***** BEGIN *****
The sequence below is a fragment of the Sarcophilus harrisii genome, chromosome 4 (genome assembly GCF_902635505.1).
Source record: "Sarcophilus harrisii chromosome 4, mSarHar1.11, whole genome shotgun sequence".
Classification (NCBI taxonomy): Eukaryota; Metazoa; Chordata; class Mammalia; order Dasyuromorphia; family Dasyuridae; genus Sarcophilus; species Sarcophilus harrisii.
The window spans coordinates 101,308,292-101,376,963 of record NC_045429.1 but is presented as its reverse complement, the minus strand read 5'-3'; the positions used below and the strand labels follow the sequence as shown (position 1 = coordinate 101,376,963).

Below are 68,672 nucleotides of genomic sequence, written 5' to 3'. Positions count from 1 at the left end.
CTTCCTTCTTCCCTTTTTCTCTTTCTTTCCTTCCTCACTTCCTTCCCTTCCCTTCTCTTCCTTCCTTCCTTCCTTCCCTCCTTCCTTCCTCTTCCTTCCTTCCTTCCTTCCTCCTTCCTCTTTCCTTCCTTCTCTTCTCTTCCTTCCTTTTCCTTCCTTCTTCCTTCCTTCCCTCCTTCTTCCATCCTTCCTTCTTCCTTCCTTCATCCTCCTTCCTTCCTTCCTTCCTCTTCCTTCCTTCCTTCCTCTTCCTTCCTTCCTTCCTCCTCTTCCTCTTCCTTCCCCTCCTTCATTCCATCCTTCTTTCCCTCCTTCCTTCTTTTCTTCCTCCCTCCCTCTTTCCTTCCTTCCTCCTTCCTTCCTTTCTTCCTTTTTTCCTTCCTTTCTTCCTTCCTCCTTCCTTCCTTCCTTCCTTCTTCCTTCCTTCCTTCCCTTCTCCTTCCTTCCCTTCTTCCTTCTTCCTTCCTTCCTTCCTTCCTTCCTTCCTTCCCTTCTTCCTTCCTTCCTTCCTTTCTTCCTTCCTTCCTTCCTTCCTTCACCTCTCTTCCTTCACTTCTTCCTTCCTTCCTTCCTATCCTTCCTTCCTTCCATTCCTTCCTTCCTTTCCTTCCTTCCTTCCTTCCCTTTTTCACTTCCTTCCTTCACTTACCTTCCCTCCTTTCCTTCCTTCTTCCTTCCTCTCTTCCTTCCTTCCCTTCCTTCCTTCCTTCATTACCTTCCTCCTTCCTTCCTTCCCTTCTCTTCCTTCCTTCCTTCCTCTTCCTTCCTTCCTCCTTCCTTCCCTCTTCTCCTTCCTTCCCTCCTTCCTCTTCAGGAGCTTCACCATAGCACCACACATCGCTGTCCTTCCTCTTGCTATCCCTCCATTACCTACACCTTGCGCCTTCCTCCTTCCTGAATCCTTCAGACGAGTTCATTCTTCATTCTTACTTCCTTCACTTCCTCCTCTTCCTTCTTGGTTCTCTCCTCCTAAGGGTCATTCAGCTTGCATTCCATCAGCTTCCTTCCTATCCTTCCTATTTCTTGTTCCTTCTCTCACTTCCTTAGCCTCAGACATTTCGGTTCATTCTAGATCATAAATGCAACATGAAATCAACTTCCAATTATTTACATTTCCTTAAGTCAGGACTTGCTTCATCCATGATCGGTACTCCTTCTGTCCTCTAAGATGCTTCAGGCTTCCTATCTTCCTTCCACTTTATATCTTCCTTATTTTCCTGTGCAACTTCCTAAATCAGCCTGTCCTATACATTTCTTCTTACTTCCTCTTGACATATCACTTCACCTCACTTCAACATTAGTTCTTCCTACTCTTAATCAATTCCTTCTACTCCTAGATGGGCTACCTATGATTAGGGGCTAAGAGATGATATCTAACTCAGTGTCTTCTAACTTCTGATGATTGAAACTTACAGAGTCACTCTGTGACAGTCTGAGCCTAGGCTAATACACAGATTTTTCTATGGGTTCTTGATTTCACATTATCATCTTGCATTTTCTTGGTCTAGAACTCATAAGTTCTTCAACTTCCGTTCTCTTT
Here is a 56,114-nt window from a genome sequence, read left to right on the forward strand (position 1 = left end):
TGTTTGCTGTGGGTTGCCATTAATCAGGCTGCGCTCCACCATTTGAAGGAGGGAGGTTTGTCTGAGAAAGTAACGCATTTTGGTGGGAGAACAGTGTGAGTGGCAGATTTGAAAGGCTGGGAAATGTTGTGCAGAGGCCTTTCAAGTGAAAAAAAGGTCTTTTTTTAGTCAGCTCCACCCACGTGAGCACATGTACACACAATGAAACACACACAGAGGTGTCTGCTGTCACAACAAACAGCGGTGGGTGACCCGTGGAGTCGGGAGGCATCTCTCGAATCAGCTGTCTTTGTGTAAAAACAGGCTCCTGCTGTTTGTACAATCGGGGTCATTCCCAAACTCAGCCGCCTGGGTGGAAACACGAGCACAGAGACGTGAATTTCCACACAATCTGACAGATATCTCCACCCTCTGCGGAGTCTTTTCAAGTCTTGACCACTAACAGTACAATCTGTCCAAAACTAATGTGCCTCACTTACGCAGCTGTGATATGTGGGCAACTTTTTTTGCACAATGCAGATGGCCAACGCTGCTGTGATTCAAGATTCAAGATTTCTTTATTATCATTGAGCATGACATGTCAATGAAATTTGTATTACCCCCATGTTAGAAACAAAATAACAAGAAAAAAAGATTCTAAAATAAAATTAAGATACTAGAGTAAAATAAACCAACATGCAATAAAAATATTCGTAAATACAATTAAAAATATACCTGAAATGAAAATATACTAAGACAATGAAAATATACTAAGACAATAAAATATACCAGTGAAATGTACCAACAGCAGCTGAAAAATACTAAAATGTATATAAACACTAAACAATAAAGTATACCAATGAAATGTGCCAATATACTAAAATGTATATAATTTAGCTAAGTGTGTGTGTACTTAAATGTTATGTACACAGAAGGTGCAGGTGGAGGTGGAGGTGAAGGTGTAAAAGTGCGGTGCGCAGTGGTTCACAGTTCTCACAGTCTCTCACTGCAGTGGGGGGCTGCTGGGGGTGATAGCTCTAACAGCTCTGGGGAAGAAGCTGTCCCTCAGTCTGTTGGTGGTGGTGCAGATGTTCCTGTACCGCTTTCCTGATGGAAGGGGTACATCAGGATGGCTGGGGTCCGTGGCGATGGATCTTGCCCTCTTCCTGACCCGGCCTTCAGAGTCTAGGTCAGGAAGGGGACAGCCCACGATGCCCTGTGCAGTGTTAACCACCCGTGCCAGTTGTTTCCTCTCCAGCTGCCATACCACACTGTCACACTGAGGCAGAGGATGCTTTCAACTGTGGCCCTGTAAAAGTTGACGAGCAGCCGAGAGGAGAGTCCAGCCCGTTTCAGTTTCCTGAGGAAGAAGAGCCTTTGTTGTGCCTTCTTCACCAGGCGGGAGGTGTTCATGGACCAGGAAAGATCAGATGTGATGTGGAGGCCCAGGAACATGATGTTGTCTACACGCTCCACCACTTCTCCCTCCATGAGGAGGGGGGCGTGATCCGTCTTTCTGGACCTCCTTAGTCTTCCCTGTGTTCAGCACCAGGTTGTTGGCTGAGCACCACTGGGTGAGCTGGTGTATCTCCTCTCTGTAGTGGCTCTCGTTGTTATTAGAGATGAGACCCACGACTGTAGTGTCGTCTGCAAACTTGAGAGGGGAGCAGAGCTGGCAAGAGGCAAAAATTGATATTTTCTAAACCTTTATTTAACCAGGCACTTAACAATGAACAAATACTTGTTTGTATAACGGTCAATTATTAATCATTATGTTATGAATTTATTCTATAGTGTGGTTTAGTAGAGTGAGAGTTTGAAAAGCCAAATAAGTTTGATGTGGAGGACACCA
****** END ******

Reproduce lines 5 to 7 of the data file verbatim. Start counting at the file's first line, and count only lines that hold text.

Below are 68,672 nucleotides of genomic sequence, written 5' to 3'. Positions count from 1 at the left end.
CTTCCTTCTTCCCTTTTTCTCTTTCTTTCCTTCCTCACTTCCTTCCCTTCCCTTCTCTTCCTTCCTTCCTTCCTTCCCTCCTTCCTTCCTCTTCCTTCCTTCCTTCCTTCCTCCTTCCTCTTTCCTTCCTTCTCTTCTCTTCCTTCCTTTTCCTTCCTTCTTCCTTCCTTCCCTCCTTCTTCCATCCTTCCTTCTTCCTTCCTTCATCCTCCTTCCTTCCTTCCTTCCTCTTCCTTCCTTCCTTCCTCTTCCTTCCTTCCTTCCTCCTCTTCCTCTTCCTTCCCCTCCTTCATTCCATCCTTCTTTCCCTCCTTCCTTCTTTTCTTCCTCCCTCCCTCTTTCCTTCCTTCCTCCTTCCTTCCTTTCTTCCTTTTTTCCTTCCTTTCTTCCTTCCTCCTTCCTTCCTTCCTTCCTTCTTCCTTCCTTCCTTCCCTTCTCCTTCCTTCCCTTCTTCCTTCTTCCTTCCTTCCTTCCTTCCTTCCTTCCTTCCCTTCTTCCTTCCTTCCTTCCTTTCTTCCTTCCTTCCTTCCTTCCTTCACCTCTCTTCCTTCACTTCTTCCTTCCTTCCTTCCTATCCTTCCTTCCTTCCATTCCTTCCTTCCTTTCCTTCCTTCCTTCCTTCCCTTTTTCACTTCCTTCCTTCACTTACCTTCCCTCCTTTCCTTCCTTCTTCCTTCCTCTCTTCCTTCCTTCCCTTCCTTCCTTCCTTCATTACCTTCCTCCTTCCTTCCTTCCCTTCTCTTCCTTCCTTCCTTCCTCTTCCTTCCTTCCTCCTTCCTTCCCTCTTCTCCTTCCTTCCCTCCTTCCTCTTCAGGAGCTTCACCATAGCACCACACATCGCTGTCCTTCCTCTTGCTATCCCTCCATTACCTACACCTTGCGCCTTCCTCCTTCCTGAATCCTTCAGACGAGTTCATTCTTCATTCTTACTTCCTTCACTTCCTCCTCTTCCTTCTTGGTTCTCTCCTCCTAAGGGTCATTCAGCTTGCATTCCATCAGCTTCCTTCCTATCCTTCCTATTTCTTGTTCCTTCTCTCACTTCCTTAGCCTCAGACATTTCGGTTCATTCTAGATCATAAATGCAACATGAAATCAACTTCCAATTATTTACATTTCCTTAAGTCAGGACTTGCTTCATCCATGATCGGTACTCCTTCTGTCCTCTAAGATGCTTCAGGCTTCCTATCTTCCTTCCACTTTATATCTTCCTTATTTTCCTGTGCAACTTCCTAAATCAGCCTGTCCTATACATTTCTTCTTACTTCCTCTTGACATATCACTTCACCTCACTTCAACATTAGTTCTTCCTACTCTTAATCAATTCCTTCTACTCCTAGATGGGCTACCTATGATTAGGGGCTAAGAGATGATATCTAACTCAGTGTCTTCTAACTTCTGATGATTGAAACTTACAGAGTCACTCTGTGACAGTCTGAGCCTAGGCTAATACACAGATTTTTCTATGGGTTCTTGATTTCACATTATCATCTTGCATTTTCTTGGTCTAGAACTCATAAGTTCTTCAACTTCCGTTCTCTTT
Here is a 56,114-nt window from a genome sequence, read left to right on the forward strand (position 1 = left end):